Date lookups in Django

Published on Oct. 10, 2015, 2:27 p.m.

database django lookups orm postgres python

A while ago I tweeted out something that I've wanted to see in Django for a very long time, yet have never really taken the time to investigate or implement it:

I wish #django had this: M.objects.filter(datetimefield__date=http://t.co/MVFXsN4Ivk(2015, 6, 29)) Has that ever been attempted?

— Brad Montgomery (@bkmontgomery) June 29, 2015

Django's ORM has a very rich set of field lookups, but at present, it doesn't support an exact date lookup. At least not with the syntax I would expect. Luckily, that tweet got some very handy responses, so let's do a bit of exploring.

Assume we have the following model. For the now, the only field we care about is the created field.

from django.db import models

class Item(models.Model):
    title = models.CharField(max_length=128)
    created = models.DateTimeField(auto_now_add=True)

Again, what I wish we could do is an exact date lookup using a __date lookup. If you try that:

from datetime import date
Item.objects.filter(created__date=date(2015, 10, 1))

Well, you get an exception.

FieldError: Unsupported lookup 'date' for AutoCreatedField or join on the field not permitted.

Fear not, there are a handful of ways to acheive the same results. One way is to use the date-based lookups that django already provides. Such as __day, __month, and __year.

dt = date(2015, 10, 1)
Item.objects.filter(
    created__day=dt.day, 
    created__month=dt.month, 
    created__year=dt.year
)

That's a technique I've used quite a lot in the past. It's fairly verbose, yet it's pretty readable. Another technique is to use the __range lookup. You can use a datetime object's replace method to set minimum and maximum values for the time-related attributes (and the docs for datetime objects list these values).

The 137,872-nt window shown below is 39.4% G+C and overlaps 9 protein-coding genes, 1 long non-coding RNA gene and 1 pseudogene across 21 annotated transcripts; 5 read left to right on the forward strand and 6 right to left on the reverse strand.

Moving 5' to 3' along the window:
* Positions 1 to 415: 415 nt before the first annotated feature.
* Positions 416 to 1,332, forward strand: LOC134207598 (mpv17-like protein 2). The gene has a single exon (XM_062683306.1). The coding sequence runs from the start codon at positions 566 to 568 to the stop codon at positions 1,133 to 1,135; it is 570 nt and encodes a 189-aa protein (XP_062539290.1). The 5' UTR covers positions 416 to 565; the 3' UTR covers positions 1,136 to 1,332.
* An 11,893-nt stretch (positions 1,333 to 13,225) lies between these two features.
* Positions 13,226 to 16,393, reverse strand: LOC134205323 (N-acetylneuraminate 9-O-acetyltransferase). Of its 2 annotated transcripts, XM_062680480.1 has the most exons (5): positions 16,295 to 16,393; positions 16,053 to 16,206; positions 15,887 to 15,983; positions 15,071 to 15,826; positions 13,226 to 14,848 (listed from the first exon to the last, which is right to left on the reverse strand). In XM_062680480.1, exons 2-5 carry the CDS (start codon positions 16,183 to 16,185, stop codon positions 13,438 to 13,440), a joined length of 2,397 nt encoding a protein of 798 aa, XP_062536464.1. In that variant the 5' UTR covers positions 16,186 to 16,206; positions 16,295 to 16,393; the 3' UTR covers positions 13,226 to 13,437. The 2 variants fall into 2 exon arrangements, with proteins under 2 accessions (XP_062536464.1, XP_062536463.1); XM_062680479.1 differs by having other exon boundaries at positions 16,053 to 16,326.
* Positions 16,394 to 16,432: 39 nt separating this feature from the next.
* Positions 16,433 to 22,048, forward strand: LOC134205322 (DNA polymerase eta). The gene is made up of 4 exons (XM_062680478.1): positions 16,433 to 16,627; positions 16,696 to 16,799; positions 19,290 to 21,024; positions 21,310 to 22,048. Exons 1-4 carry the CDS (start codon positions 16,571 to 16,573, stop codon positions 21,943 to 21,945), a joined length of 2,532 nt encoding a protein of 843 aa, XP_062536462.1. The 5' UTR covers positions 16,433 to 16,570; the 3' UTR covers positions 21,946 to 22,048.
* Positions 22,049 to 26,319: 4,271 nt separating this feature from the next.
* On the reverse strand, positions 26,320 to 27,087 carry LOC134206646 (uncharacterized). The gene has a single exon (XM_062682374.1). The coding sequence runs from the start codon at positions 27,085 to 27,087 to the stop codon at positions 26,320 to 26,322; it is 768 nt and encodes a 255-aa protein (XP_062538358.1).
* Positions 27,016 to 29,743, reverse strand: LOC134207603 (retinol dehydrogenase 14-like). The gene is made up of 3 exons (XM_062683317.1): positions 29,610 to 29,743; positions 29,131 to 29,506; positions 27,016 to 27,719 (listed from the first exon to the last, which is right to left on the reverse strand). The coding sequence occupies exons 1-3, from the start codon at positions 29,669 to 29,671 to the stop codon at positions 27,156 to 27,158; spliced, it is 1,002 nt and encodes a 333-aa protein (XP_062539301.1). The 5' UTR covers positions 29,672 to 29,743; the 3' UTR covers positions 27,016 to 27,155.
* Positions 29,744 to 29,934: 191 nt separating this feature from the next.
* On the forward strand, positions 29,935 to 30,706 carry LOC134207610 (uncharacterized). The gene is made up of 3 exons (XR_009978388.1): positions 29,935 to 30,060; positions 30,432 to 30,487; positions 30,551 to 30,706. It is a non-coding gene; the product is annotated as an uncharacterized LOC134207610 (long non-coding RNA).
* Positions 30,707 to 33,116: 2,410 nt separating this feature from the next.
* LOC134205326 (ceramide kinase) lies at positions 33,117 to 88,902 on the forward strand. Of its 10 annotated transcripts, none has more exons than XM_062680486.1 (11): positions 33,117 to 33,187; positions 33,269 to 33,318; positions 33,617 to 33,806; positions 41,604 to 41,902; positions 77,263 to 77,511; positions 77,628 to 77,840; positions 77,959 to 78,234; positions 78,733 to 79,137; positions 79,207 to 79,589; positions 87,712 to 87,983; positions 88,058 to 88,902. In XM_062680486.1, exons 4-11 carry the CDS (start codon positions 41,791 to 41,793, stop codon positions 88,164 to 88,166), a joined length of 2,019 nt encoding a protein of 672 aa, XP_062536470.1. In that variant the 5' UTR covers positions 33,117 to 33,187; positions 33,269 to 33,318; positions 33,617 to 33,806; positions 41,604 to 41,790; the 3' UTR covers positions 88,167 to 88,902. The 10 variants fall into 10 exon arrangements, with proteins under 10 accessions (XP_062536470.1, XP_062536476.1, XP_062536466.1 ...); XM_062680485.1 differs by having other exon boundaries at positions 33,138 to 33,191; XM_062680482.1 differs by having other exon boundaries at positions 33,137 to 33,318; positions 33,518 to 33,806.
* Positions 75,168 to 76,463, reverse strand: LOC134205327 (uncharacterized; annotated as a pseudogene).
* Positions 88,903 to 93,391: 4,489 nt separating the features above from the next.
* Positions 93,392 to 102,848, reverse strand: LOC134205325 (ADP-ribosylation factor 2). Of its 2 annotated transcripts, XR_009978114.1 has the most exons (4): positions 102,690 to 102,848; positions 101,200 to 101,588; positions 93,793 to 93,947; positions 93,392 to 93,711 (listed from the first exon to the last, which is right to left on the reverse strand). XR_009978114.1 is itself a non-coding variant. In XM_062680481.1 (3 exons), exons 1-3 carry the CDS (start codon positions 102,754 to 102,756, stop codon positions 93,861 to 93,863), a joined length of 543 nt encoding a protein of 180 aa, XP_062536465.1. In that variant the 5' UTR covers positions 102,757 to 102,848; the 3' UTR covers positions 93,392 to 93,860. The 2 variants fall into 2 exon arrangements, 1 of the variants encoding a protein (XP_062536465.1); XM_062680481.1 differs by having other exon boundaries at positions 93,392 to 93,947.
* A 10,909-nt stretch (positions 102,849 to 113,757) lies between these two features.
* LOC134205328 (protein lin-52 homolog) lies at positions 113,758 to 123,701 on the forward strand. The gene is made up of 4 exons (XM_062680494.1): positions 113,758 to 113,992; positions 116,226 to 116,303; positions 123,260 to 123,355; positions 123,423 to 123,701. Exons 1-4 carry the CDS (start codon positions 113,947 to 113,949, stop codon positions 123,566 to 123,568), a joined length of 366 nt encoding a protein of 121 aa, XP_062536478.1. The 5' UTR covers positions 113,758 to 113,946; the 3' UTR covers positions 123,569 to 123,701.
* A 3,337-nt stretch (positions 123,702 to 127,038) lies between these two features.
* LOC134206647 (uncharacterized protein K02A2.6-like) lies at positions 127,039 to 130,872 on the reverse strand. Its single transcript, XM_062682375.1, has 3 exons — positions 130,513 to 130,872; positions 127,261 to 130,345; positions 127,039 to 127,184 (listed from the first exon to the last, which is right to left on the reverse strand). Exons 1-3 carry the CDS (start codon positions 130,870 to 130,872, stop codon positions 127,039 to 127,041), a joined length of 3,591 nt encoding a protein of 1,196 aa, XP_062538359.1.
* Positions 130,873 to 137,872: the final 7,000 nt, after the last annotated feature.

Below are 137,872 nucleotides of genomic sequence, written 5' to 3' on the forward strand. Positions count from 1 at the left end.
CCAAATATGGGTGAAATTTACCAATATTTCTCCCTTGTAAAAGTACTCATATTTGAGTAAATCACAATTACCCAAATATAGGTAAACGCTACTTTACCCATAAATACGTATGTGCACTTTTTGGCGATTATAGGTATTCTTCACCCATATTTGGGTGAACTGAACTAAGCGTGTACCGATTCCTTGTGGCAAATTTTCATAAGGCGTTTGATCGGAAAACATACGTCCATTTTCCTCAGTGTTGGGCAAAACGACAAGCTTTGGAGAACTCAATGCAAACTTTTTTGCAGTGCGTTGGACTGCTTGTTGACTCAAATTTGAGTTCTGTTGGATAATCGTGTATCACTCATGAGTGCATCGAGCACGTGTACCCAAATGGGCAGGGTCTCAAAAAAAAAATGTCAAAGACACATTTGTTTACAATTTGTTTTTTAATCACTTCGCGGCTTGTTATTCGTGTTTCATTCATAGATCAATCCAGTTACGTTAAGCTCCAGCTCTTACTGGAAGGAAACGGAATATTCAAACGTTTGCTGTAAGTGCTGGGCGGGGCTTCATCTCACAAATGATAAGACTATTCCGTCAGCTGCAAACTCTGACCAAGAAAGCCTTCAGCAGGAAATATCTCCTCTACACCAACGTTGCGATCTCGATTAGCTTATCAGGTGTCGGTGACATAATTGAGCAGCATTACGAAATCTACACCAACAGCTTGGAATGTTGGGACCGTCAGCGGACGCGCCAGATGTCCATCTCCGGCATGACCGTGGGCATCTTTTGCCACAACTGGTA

# Create a datetime object spanning a full day
dt = datetime.now()
start = dt.replace(hour=0, minute=0, second=0, microsecond=0)
end = dt.replace(hour=23, minute=59, second=59, microsecond=999999)

# Query for objects that fall within that day.
Item.objects.filter(created__range=(start, end))

One neat suggestion came from Jason Myers notes that you can use the __contains lookup with dates:

Item.objects.filter(created__contains=date(2015, 10, 1))

Another from Josh Ourisman takes advantage of the fact that dates are really just strings (at least in postgres):

Item.objects.filter(created__startswith='2015-10-01')

Joshua Ginsberg suggested using a custom database function prior to filtering. So, in the spirit of learning new things available in Django 1.8, I did just that. With a Func() expression.

In PostgreSQL, you could run the following query to view the date store on an Item:

select created from items limit 1;
>  2015-10-01 12:37:23.620442+00

It turns out, PostgreSQL has a handy date function that gives us just the date part of a datetime string.

select date(created) from items limit 1;
>  2015-10-01

Func() expressions (using in conjunction with F() expressions and the aggregate method will let us call postgres's date function from python!

from django.db.models import Func, F

# Note, this is PostgreSQL-specific.
# Build a queryset annotated with the date portion of the `created` datetime.
queryset = Item.objects.annotate(
  created_date=Func(F('created'), function='DATE')
)

# Now, we can query agains that annotation:
items = queryset.filter(created_date=date(2015, 10, 1))  # What we want!

Pretty Cool!

So there you have a number of ways to do date-based lookups in Django. These will probably get you where you want to go most of the time.

But wait! There's more! It turns out, you can build your own lookups. The Lookup API reference was introduced in Django 1.7, yet I've not dabbled with it. Stay Tuned, because in my next post, I'll see just how hard it is to implement that __date lookup (if nothing else gets in my way over the next few days).

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